This month, Emma Barr, husband Chris and their one-year-old son Flynn will ditch their $600-a-week Newport rental on Sydney’s northern beaches and hit the road in their new mobile home.
It’s not a campervan or a Winnebago, but a stock standard “tradie” van — a Mercedes-Benz Sprinter just 6.5m long and 2.5m wide — which the couple have spent the last six months fitting out with a bathroom, kitchen, lounge area and double bed.
“This is quite a big movement we started to get into,” Ms Barr, a former real estate agent, said. “It’s huge in the US. Doing it this way, there’s a lot of free camping and stealth camping you can do. Our van is completely off the grid — it’s got solar panels, water tanks.”
A post shared by Cam, Em Flynn 👪 | Vanlife (@6reasonswhy_travelblog) on Jul 5, 2018 at 3:42am PDT
Ms Barr, 29, said the van could keep them alive “in the middle of nowhere” without water or power for four days before they need to find a town. “Having a van like this allows us to travel anywhere and not have to be restricted to caravan parks,” she said. “That freedom is something we really wanted.”
The van itself cost $17,000 and the build, documented and shared with their 13,000 followers on Instagram and YouTube, cost another $17,000 to complete.
“It’s very compact,” she said. “The living space is about 4.5m by 2.5m, so it’s pretty narrow. We’ve just kind of done the layout that works best for us. My husband and I aren’t very tall, so lying down crossways our hair just touches.”
Ms Barr said 30-year-old Chris, a scuba diving instructor, was “very handy”.
“He’s done such an amazing job,” she said. “The good thing about doing it yourself is you can completely design your own layout. The reason we’ve done this layout, for instance, is so Flynn can be sleeping in the back and we can fully close that section off so we can stay sitting at the table and chair.”
Once they move into the van, the family plan to travel around NSW for the next few months. “My husband has a contract that finishes in September, then we’ll head south and kind of meander our way down to Victoria for the AFL Grand Final,” she said.
“Then we’ll go to Tasmania for three or four weeks. Then we have no more plans, we’re going to just keep going west.”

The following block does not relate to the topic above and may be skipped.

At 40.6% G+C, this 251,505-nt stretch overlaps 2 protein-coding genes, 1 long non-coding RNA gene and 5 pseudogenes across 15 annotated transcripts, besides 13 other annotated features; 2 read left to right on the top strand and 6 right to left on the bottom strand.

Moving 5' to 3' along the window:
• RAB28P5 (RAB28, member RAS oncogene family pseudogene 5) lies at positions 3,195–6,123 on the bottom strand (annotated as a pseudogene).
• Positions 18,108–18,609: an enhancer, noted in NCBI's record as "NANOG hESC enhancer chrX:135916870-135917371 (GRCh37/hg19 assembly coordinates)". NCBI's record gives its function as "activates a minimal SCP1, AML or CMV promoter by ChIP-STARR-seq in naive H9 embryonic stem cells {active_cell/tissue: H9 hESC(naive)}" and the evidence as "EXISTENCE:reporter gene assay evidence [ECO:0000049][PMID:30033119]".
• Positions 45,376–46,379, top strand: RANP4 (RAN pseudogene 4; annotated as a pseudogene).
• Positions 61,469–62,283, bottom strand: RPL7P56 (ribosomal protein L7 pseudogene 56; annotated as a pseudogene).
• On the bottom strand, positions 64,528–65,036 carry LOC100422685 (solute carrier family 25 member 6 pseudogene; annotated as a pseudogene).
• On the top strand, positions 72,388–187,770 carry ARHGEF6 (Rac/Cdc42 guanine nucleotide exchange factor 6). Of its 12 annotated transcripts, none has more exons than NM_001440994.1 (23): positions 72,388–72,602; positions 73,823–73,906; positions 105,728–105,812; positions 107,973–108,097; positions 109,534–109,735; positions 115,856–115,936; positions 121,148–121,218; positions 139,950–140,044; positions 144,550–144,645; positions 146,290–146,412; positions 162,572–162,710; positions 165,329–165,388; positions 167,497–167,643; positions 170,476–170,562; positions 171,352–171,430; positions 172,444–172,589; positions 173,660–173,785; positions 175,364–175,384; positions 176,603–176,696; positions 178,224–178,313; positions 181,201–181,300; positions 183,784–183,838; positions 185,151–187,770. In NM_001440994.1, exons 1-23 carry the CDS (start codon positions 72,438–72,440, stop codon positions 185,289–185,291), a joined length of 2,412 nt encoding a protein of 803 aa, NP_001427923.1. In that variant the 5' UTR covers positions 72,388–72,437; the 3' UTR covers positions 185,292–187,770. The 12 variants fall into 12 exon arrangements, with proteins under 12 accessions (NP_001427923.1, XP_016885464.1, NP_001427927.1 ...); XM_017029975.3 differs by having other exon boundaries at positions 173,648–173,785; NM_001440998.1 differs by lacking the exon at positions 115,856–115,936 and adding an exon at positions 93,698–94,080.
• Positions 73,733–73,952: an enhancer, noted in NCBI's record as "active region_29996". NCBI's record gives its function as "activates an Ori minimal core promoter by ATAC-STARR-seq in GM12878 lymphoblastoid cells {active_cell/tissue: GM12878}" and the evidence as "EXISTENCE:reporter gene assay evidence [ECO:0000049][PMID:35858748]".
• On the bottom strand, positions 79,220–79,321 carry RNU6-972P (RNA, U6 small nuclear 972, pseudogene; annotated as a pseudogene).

Ms Barr estimates living in the van will cost $500-$750 per week for food and fuel, which they can easily afford.
“We’ve sold all of our possessions,” she said. “The cost thing and saving money was definitely a huge motivation for us, but also just the want to travel. It’s something that my husband and I always wanted to do.”
She said her business iLeads, a digital marketing firm that generates leads for real estate agents using social media to target homeowners or landlords in their areas, was “at a point now where I’m able to still travel and work”.
“We just thought, why not take it?” she said.
“We’ve always been relatively minimalist people, we don’t like having a lot of stuff, but this has made us downsize constantly even more. For the last month we’ve downsized our entire wardrobe to fit into a carry-on each, and that will need to downsize again before we move in.”
Ms Barr said “hashtag vanlife” was becoming “bigger and bigger in Australia”.
“I think you’re going to get more young people doing it and hitting the road,” she said. “It used to be all the grey nomads but I think more young people are going to be picking it up and doing it.”
So how long will they last in the van?
“Because we don’t have any ties to anywhere in Australia, I honestly believe we will get to somewhere, fall in love with it, not want to leave and end up settling there,” she said. “We’ve had a couple of people tell us they reckon we’ll get to Perth and not come back.”